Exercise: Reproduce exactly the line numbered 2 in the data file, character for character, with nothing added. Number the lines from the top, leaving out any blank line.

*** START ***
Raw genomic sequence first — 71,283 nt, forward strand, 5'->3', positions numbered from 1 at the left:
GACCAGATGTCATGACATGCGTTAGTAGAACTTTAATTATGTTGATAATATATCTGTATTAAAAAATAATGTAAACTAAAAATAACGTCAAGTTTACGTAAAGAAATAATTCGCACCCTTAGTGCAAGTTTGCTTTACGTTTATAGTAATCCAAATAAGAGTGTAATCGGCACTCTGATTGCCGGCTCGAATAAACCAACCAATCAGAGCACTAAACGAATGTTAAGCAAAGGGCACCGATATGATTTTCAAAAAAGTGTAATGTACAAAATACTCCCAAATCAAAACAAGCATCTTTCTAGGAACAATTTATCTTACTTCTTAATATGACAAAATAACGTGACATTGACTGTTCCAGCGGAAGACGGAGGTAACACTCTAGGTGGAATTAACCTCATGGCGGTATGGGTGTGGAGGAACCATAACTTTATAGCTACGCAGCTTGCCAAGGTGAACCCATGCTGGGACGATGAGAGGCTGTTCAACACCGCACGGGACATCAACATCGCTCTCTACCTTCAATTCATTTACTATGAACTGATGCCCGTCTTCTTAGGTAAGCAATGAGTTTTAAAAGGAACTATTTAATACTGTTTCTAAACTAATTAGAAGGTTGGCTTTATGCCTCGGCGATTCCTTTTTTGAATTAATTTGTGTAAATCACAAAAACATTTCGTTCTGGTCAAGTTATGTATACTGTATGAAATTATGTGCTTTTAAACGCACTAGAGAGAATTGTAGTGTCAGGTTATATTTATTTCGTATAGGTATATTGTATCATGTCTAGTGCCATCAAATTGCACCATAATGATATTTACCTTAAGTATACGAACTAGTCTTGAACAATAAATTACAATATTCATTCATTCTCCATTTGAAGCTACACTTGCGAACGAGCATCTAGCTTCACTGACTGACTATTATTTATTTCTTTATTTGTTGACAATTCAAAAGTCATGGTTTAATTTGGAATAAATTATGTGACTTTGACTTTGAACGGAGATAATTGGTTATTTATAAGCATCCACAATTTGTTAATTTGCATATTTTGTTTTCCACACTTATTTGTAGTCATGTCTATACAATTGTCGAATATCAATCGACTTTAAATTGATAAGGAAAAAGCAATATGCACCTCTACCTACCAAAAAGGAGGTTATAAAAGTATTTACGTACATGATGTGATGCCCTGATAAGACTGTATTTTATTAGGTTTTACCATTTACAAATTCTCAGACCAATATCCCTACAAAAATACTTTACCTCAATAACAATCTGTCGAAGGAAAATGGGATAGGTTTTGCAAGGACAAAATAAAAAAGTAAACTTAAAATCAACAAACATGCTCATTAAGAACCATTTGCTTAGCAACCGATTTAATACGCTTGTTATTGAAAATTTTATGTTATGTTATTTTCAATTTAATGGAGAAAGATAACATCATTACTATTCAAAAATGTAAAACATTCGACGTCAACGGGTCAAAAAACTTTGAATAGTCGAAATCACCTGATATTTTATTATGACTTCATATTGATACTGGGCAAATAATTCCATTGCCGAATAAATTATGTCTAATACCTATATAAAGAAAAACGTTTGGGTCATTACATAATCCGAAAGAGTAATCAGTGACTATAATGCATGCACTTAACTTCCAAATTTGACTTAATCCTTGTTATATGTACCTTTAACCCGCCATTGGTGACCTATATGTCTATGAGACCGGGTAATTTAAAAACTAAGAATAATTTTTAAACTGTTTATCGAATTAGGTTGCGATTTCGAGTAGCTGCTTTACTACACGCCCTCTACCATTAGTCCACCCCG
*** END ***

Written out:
GACCAGATGTCATGACATGCGTTAGTAGAACTTTAATTATGTTGATAATATATCTGTATTAAAAAATAATGTAAACTAAAAATAACGTCAAGTTTACGTAAAGAAATAATTCGCACCCTTAGTGCAAGTTTGCTTTACGTTTATAGTAATCCAAATAAGAGTGTAATCGGCACTCTGATTGCCGGCTCGAATAAACCAACCAATCAGAGCACTAAACGAATGTTAAGCAAAGGGCACCGATATGATTTTCAAAAAAGTGTAATGTACAAAATACTCCCAAATCAAAACAAGCATCTTTCTAGGAACAATTTATCTTACTTCTTAATATGACAAAATAACGTGACATTGACTGTTCCAGCGGAAGACGGAGGTAACACTCTAGGTGGAATTAACCTCATGGCGGTATGGGTGTGGAGGAACCATAACTTTATAGCTACGCAGCTTGCCAAGGTGAACCCATGCTGGGACGATGAGAGGCTGTTCAACACCGCACGGGACATCAACATCGCTCTCTACCTTCAATTCATTTACTATGAACTGATGCCCGTCTTCTTAGGTAAGCAATGAGTTTTAAAAGGAACTATTTAATACTGTTTCTAAACTAATTAGAAGGTTGGCTTTATGCCTCGGCGATTCCTTTTTTGAATTAATTTGTGTAAATCACAAAAACATTTCGTTCTGGTCAAGTTATGTATACTGTATGAAATTATGTGCTTTTAAACGCACTAGAGAGAATTGTAGTGTCAGGTTATATTTATTTCGTATAGGTATATTGTATCATGTCTAGTGCCATCAAATTGCACCATAATGATATTTACCTTAAGTATACGAACTAGTCTTGAACAATAAATTACAATATTCATTCATTCTCCATTTGAAGCTACACTTGCGAACGAGCATCTAGCTTCACTGACTGACTATTATTTATTTCTTTATTTGTTGACAATTCAAAAGTCATGGTTTAATTTGGAATAAATTATGTGACTTTGACTTTGAACGGAGATAATTGGTTATTTATAAGCATCCACAATTTGTTAATTTGCATATTTTGTTTTCCACACTTATTTGTAGTCATGTCTATACAATTGTCGAATATCAATCGACTTTAAATTGATAAGGAAAAAGCAATATGCACCTCTACCTACCAAAAAGGAGGTTATAAAAGTATTTACGTACATGATGTGATGCCCTGATAAGACTGTATTTTATTAGGTTTTACCATTTACAAATTCTCAGACCAATATCCCTACAAAAATACTTTACCTCAATAACAATCTGTCGAAGGAAAATGGGATAGGTTTTGCAAGGACAAAATAAAAAAGTAAACTTAAAATCAACAAACATGCTCATTAAGAACCATTTGCTTAGCAACCGATTTAATACGCTTGTTATTGAAAATTTTATGTTATGTTATTTTCAATTTAATGGAGAAAGATAACATCATTACTATTCAAAAATGTAAAACATTCGACGTCAACGGGTCAAAAAACTTTGAATAGTCGAAATCACCTGATATTTTATTATGACTTCATATTGATACTGGGCAAATAATTCCATTGCCGAATAAATTATGTCTAATACCTATATAAAGAAAAACGTTTGGGTCATTACATAATCCGAAAGAGTAATCAGTGACTATAATGCATGCACTTAACTTCCAAATTTGACTTAATCCTTGTTATATGTACCTTTAACCCGCCATTGGTGACCTATATGTCTATGAGACCGGGTAATTTAAAAACTAAGAATAATTTTTAAACTGTTTATCGAATTAGGTTGCGATTTCGAGTAGCTGCTTTACTACACGCCCTCTACCATTAGTCCACCCCG